Communications. Throughout their career, their ability to communicate will have been vital. Many will be skilled at explaining deeply technical problems to a non-technical management team.
Professional Engineers. Most REME trades will achieve Engineering Technician after completion of their apprenticeship. TSS differs from the other trades as they work towards the Chartered Institute of Logistics and Transport, rather than a PEI. This is normally achieved within the first 5-years’ of service and is accompanied with them attaining the English equivalent of an SVQ Level 3 in Engineering Maintenance. There is then an option, for some, to read for an HND in an engineering discipline. Many go on to achieve a bachelor’s degree, which opens the way for them to apply for Incorporated Engineer with a PEI.
How can you exploit this talent pool?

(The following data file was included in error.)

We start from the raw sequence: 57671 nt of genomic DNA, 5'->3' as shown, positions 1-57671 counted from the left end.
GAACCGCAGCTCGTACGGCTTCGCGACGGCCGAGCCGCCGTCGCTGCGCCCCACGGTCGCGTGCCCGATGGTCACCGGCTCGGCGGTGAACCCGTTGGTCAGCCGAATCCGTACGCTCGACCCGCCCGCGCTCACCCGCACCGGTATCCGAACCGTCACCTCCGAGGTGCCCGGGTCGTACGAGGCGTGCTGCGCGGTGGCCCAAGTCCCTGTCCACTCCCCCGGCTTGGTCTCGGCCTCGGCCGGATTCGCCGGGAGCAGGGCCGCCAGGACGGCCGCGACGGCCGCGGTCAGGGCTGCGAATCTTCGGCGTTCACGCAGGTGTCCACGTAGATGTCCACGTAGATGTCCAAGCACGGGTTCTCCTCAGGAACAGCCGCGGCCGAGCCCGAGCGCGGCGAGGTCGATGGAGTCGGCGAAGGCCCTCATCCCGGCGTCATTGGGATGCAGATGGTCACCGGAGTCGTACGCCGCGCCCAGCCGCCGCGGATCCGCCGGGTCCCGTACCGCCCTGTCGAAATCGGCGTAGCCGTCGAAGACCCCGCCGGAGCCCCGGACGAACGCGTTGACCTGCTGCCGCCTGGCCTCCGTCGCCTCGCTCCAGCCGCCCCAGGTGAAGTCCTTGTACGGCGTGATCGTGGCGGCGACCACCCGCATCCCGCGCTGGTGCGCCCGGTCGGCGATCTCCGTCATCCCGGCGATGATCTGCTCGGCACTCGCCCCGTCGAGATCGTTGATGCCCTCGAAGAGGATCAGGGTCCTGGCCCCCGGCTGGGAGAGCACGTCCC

REME officers and soldiers have developed an excellent reputation as professional engineers and engineering leaders who can adapt to new challenges. Ex-REME personnel are widely employable. They are supported through their transition to the civilian sector by raja, which, as part of The REME Charity, specifically provides this support. raja will help you recruit these service leavers. You can advertise job vacancies to REME soldiers leaving the Army. We will help you to find the right people for your business.
For more information, contact raja via email: email@example.com.
What others have said about us?
John Campbell, the former president of Scottish Engineering:
“Scottish Engineering is the industry association for engineering and manufacturing in Scotland and we have been supporting raja over the last 2 years by connecting our member companies and wider engineering community with the raja resource.
This has been a real win-win collaboration with a number of REME leaversfinding new career opportunities. Employers are really impressed with the skills, capabilities and ethos of REME service leavers and the unique contribution they can bring to business.
I can’t speak highly enough of raja for their excellent work in supporting leavers through their transition period and connecting them with career opportunities so effectively.”